Considering that it’s writer Gordon Smith’s debut script for television, “Five-O” is a remarkable achievement. It’s also Better Call Saul’s first masterpiece.
Finally revealing the circumstances that led to Breaking Bad regular Mike Ehrmantraut leaving both the police force and the path of the straight and narrow, it’s a gripping, self-contained thriller, with some very emotionally affecting scenes.
Actor Jonathan Banks had his own ideas about Mike’s backstory – apparently, at one point he pitched the idea that his son was a boxer who’d been killed in the ring. But the personal history that plays out in flashback here – Mike’s son Matty, also a cop, was killed for his partners for refusing to take kickbacks, and his father took a bloody revenge – was a much better choice. It’s a tragedy that adds depth not only to Better Call Saul, but also, retrospectively, to its parent series. Watching those BB episodes where Mike takes his granddaughter to the park will never be quite the same again.
Heard playing in the cop bar Mike visits: “It Came Out Of The Sky” by Creedence Clearwater Revival and “Hold On Loosely” by 38 Special. Playing over the end credits: “Tune Down” by Chris Joss.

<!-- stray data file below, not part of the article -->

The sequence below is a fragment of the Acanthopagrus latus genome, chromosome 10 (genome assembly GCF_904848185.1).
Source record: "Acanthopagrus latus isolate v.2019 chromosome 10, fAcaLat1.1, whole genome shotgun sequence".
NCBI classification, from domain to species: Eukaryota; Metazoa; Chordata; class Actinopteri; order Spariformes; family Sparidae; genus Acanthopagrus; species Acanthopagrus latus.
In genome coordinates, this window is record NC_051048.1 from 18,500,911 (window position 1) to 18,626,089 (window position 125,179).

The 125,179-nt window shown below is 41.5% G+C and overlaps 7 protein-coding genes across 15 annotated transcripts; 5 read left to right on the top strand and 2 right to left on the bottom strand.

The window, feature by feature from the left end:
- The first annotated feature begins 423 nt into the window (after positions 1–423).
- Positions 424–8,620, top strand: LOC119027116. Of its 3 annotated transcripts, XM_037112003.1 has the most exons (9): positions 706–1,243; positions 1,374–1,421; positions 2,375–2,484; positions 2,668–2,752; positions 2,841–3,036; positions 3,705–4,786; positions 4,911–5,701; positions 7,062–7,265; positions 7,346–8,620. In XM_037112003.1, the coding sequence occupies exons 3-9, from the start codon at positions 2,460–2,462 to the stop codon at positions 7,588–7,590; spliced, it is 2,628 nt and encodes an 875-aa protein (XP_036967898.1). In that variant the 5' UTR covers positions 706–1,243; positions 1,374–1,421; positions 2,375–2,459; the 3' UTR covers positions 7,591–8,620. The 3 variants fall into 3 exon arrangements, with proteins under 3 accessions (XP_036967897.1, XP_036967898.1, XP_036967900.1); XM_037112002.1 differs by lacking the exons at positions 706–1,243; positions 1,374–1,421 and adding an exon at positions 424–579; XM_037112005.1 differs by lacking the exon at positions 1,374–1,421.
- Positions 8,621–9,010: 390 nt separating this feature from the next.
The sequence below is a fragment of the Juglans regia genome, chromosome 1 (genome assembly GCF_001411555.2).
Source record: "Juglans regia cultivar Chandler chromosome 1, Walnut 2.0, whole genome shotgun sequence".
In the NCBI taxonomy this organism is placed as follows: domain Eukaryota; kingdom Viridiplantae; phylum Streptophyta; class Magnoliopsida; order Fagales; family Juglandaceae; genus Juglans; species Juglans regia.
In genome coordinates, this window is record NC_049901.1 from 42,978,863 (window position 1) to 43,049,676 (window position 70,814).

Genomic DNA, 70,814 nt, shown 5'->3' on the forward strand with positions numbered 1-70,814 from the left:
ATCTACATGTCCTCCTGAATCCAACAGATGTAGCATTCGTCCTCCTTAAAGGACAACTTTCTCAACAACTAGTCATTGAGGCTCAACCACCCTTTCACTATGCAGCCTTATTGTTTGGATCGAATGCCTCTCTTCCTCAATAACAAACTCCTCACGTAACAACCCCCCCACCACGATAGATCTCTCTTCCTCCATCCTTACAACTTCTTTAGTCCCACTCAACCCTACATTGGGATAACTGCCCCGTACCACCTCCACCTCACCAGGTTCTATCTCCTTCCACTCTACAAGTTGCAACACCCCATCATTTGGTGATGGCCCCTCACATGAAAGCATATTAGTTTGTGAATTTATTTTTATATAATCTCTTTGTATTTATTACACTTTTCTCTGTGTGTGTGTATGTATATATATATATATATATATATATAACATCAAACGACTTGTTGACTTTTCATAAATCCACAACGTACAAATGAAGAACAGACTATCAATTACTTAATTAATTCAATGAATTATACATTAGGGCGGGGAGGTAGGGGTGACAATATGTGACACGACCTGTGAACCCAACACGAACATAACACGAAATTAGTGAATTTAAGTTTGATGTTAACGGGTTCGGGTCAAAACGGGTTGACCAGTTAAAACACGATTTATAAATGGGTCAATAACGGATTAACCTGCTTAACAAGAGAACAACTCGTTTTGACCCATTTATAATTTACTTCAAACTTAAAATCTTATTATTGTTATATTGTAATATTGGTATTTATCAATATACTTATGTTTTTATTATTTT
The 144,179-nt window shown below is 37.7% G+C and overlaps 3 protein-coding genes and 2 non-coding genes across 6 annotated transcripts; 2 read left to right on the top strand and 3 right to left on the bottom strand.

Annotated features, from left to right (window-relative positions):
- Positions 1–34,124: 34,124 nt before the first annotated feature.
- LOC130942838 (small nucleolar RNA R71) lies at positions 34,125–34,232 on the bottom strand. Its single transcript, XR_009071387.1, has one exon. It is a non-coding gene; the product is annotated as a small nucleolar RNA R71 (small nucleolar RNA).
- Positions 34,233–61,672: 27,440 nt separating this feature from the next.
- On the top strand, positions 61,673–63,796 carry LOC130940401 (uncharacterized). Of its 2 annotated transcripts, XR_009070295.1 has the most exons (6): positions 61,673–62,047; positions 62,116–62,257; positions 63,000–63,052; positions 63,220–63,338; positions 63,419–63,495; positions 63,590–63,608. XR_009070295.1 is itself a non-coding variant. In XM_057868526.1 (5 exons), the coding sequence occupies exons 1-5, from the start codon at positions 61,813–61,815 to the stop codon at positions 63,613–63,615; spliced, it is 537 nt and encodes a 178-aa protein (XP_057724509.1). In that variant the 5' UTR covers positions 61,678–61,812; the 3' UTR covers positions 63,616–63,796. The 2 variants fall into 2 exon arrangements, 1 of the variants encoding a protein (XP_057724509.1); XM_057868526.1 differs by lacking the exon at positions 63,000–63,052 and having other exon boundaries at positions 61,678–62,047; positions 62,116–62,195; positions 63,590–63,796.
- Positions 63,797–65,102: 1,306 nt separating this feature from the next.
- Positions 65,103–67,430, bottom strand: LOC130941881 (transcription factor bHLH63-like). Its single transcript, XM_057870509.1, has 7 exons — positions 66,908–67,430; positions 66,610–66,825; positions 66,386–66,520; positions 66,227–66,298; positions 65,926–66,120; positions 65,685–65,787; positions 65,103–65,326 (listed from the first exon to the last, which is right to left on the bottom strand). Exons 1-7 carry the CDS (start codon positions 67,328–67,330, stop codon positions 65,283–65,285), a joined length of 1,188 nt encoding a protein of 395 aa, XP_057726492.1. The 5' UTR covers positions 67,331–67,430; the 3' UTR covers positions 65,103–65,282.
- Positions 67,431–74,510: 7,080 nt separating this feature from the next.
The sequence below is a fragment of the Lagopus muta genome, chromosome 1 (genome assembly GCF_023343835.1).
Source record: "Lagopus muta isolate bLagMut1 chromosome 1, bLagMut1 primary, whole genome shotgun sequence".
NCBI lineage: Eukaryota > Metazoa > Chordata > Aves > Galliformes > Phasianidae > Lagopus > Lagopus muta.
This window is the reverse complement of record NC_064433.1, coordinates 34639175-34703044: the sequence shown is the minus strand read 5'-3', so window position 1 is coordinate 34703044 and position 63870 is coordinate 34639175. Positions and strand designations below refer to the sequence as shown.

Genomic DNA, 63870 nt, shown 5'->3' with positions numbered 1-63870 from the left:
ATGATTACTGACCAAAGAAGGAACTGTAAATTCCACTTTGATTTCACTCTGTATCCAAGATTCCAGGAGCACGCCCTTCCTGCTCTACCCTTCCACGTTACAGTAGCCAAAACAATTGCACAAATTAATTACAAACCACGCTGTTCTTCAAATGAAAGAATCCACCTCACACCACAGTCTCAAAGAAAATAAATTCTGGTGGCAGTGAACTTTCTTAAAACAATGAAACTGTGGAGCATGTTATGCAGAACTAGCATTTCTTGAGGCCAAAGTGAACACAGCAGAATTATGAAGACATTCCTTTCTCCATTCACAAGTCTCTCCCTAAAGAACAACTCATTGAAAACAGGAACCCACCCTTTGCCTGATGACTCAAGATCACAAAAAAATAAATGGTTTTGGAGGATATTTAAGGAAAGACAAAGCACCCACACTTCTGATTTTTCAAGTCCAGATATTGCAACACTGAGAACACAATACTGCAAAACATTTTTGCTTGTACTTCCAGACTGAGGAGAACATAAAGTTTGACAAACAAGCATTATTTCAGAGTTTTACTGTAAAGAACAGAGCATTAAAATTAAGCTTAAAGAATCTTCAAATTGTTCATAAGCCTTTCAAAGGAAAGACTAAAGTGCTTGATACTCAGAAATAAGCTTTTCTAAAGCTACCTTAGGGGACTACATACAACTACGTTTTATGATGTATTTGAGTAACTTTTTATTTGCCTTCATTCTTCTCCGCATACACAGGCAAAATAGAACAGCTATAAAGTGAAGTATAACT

Given a chance to show that there are more strings to his bow than taciturn menace and world-weary laconicism, Banks bats it out of the park. The two-hander scenes between him and Kerry Condon (Mike’s widow, Stacey) are compelling, and as this seemingly unstoppable force chokes back the tears and declares, “I broke my boy”, you may come very close to breaking yourself.
A great episode, then, even though it puts the star of the show in the shadow. If we have one reservation, it’s that Better Call Saul’s first classic focuses on a character from Breaking Bad. Hopefully, one day we’ll be just as emotionally invested in a new character like Kim or Chuck McGill, but right now it doesn’t seem all that likely.
|The one where||We learn all about the personal tragedy driving Mike Ehrmentrauts character.|